The war, the poor, the Church and the state, 1939–45
The Emergency: the war, the poor,
the Church and the state, 1939–45
A very common sight in the Dublin dispensaries is a poor slum mother, about
forty years of age, with pale face and colourless lips – tired and lifeless. She
frequently lives on a diet consisting of tea and a small amount of milk in it,
and possibly bread dipped in dripping.1
The Second World War was defined as the Emergency by the Irish Free
State, which maintained a policy of ‘benevolent neutrality’.2 While the state
was spared the direct carnage of war, it nevertheless faced a number of
considered technically to be asylum seekers, the UNHCR provided displaced persons in Africa with basic assistance when, from time to time, it was given a specific assignment by the General Assembly; the extent of such emergencies grew by such a degree that by the end of the 1960s the organisation was spending in Africa two-thirds of its budget for field operations. 2
The wars that were devastating the Great Lakes region neither won the attention of the Western media nor became high-profile points on the international community’s agenda. They did, however, make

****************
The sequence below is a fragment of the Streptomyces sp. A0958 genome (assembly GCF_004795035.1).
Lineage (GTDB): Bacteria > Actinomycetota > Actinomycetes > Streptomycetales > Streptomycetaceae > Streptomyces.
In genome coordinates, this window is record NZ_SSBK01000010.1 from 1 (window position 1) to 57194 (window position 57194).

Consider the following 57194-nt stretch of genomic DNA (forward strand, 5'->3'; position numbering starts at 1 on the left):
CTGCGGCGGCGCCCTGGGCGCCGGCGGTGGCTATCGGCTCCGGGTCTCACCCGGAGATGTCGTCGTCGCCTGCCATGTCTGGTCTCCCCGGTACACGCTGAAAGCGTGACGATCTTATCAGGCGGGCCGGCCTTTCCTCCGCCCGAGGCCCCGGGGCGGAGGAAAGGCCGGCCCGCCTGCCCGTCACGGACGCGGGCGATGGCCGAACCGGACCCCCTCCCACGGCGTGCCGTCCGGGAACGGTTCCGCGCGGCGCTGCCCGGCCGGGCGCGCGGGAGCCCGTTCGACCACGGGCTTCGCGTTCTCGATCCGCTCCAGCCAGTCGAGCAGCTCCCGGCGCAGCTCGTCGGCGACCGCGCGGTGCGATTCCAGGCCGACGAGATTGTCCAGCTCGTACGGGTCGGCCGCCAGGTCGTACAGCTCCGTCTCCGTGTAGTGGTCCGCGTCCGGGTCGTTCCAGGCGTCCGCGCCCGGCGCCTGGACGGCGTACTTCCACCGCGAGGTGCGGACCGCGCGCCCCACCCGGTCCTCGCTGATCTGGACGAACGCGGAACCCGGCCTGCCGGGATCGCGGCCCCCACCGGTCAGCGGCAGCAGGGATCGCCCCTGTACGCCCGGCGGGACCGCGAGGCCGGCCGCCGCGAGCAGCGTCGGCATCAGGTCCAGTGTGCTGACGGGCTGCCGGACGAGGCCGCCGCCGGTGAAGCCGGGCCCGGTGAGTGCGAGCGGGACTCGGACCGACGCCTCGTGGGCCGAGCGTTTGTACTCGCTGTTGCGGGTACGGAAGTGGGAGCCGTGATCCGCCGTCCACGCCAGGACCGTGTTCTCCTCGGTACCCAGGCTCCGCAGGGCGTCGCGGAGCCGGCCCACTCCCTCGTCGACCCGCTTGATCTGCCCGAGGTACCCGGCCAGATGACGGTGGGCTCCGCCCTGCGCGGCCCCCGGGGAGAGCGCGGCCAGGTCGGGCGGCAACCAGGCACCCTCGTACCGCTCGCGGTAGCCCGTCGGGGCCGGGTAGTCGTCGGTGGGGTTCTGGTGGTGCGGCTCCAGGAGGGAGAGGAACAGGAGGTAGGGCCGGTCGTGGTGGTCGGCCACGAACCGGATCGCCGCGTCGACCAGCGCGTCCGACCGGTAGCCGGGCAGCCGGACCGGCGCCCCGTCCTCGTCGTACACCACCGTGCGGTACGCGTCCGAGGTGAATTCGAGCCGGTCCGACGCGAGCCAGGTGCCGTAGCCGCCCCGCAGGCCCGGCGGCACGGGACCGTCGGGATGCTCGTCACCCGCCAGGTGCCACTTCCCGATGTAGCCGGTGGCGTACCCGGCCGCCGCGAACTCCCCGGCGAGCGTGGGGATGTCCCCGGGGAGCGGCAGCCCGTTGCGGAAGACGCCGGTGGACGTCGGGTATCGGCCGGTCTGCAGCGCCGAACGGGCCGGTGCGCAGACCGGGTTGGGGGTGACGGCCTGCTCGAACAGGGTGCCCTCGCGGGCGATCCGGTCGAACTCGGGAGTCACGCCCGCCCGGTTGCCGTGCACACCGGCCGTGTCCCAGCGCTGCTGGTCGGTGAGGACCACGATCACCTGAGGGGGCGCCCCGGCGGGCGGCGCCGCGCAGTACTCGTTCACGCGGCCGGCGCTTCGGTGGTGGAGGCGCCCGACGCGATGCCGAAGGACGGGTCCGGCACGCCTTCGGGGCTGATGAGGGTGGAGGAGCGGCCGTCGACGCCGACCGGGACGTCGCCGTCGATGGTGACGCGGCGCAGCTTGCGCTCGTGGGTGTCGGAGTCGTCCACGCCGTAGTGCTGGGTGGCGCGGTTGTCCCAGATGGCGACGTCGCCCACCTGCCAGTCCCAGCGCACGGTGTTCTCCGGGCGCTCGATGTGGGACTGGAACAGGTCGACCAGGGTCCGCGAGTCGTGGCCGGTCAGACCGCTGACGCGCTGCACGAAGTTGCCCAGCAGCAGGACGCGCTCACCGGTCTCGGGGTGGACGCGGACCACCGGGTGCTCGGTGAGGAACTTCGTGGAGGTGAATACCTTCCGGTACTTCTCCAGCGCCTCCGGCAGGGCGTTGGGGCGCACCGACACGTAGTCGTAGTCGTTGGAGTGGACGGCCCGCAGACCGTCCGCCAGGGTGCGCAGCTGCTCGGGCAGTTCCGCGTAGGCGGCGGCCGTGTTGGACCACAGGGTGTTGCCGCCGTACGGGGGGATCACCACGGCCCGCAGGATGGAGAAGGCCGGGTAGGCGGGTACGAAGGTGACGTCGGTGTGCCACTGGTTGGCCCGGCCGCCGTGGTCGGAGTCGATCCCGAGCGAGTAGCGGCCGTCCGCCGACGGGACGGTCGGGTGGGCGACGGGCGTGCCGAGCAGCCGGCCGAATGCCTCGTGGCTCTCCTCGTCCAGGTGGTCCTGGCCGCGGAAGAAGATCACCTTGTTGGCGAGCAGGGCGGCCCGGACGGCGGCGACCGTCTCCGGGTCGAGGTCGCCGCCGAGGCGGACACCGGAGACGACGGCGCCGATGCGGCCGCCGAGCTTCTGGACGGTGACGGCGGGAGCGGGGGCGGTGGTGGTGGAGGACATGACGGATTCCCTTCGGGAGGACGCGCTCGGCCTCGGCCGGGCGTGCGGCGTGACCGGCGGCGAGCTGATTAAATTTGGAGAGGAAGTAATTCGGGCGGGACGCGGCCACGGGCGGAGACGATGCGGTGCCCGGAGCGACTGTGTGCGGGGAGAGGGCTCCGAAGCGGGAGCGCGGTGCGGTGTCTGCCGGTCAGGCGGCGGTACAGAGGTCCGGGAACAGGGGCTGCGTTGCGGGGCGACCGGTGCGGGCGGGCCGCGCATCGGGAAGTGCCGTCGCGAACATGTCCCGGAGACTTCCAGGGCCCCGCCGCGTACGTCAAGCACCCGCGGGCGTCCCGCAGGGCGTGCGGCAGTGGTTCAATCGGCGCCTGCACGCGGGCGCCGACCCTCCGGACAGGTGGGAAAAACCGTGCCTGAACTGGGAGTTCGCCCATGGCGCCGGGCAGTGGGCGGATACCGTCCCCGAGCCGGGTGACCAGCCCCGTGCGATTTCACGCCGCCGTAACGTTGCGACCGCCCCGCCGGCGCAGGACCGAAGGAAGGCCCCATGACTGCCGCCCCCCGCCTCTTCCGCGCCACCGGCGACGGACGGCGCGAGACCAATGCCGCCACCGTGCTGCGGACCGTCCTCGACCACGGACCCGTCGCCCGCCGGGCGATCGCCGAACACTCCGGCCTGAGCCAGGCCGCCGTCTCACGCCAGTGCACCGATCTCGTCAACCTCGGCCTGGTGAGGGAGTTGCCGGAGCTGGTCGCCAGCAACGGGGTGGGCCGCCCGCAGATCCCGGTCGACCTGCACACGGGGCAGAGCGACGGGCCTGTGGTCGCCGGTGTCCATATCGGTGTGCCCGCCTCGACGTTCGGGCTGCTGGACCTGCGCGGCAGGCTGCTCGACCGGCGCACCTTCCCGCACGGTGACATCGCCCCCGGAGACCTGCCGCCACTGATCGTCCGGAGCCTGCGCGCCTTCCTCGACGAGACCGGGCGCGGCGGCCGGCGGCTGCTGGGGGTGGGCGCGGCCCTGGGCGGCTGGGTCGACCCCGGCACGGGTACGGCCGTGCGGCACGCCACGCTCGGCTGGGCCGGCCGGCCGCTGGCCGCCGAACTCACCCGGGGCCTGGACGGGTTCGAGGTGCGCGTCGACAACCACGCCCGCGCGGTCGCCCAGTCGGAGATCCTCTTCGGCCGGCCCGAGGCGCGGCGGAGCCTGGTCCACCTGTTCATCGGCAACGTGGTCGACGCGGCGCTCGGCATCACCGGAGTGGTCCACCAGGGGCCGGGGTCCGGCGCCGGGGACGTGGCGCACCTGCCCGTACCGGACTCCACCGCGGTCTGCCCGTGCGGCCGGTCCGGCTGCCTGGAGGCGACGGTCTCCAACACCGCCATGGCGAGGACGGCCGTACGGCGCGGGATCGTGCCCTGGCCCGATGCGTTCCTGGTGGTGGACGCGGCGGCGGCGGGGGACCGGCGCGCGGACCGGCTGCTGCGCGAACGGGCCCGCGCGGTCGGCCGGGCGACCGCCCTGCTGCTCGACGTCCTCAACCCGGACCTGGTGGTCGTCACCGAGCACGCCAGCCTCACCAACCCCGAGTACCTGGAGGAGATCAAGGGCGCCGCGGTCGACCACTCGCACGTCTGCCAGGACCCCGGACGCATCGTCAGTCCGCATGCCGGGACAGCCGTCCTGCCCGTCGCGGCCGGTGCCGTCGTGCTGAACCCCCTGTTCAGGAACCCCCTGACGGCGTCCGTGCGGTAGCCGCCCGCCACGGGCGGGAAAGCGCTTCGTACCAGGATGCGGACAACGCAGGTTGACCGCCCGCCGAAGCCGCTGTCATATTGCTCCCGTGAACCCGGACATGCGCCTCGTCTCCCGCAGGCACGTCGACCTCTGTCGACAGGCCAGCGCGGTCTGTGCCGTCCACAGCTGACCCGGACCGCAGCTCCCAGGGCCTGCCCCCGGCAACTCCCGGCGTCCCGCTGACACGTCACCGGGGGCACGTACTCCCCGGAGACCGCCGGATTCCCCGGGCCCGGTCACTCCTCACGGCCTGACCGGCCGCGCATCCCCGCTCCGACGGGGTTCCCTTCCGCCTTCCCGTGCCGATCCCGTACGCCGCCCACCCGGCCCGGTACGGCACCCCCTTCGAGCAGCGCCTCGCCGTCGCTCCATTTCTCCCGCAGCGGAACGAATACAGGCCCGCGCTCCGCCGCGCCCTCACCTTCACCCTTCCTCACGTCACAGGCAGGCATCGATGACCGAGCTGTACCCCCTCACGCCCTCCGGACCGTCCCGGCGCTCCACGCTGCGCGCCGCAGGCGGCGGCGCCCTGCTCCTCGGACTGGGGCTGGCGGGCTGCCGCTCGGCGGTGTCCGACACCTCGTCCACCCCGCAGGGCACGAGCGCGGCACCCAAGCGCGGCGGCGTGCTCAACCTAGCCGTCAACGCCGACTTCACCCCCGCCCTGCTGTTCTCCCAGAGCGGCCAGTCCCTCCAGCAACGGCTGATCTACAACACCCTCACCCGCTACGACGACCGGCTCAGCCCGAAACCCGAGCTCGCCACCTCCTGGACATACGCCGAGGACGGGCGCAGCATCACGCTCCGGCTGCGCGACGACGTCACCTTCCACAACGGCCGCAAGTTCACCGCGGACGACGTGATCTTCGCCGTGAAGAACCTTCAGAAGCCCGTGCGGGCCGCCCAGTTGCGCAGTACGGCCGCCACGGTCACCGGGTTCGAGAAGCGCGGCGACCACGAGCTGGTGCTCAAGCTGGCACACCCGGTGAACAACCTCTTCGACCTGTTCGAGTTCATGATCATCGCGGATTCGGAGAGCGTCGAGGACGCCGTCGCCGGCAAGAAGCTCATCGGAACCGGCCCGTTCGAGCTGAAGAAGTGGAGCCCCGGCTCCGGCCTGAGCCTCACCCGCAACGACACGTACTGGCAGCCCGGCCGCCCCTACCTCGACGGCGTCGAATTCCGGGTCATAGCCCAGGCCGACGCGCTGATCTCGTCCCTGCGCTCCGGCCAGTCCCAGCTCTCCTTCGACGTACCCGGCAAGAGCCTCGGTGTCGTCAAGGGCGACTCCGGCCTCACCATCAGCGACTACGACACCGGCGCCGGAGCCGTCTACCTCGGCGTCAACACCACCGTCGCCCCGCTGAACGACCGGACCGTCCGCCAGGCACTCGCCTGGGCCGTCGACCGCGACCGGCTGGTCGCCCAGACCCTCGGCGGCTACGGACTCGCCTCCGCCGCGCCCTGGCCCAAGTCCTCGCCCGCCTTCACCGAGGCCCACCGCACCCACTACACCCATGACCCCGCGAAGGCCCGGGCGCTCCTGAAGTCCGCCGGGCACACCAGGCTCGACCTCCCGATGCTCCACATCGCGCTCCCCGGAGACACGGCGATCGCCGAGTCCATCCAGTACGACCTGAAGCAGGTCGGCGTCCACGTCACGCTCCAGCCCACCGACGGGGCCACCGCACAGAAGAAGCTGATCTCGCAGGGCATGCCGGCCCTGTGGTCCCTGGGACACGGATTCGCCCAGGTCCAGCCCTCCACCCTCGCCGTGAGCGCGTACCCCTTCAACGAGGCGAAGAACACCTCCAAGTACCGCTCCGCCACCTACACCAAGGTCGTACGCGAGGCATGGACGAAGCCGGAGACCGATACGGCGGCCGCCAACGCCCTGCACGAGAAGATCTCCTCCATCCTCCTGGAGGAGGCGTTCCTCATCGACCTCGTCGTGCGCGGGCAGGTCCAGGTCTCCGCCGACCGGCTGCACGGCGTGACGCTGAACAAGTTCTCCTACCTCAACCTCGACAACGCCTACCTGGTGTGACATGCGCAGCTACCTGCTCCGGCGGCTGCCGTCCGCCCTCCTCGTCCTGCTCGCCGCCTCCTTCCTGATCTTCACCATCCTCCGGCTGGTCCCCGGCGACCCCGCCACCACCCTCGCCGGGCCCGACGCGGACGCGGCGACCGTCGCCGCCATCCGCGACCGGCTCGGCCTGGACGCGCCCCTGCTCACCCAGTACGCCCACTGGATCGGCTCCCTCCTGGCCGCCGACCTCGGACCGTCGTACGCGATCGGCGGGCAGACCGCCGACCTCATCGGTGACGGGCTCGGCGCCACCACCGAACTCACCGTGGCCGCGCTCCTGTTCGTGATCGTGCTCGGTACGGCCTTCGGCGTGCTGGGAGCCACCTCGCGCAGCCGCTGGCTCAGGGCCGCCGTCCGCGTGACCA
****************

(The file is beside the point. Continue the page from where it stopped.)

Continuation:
Technology has advanced far beyond that which (and far more quickly than) humankind could
have imagined – and far more quickly than it could have done. If resources were
infinite, it is likely that innumerably more aspects of our existence would be enveloped
in technological solutions. That said, when an extraordinary event occurs which
challenges the day-to-day operations of any system, it is rare that technology can adapt
to each and every aspect of the event. Humanitarian emergencies, crises
Emergency and bare life
The capacity to name and decide between friend and enemy is directly related
to the capacity to declare a state of exception, or what is more commonly called
a state of emergency. In many respects, this is the heart of sovereignty, and it
is a rather dark heart. It might also be said that this is the centre of superhero
universes, the exceptional condition out of which all stories emerge, or the black
hole into which all stories are remorselessly drawn. That the exception or state
of emergency is the norm within superhero universes is
Colonialism and settler colonialism as pathways to cultural genocide?
-point into exploring the Xinjiang emergency. It does so by arguing that the trajectory of the party-state's governance of the XUAR has been profoundly shaped by dynamics of colonialism, settler colonialism, and associated state-building that have provided the bases for a transition towards cultural genocide in the XUAR as a means of resolving China's ‘Xinjiang problem’. Second, the chapter then provides an overview of the structure of and individual contributions to this volume.
Xinjiang: Colonial past, settler colonial present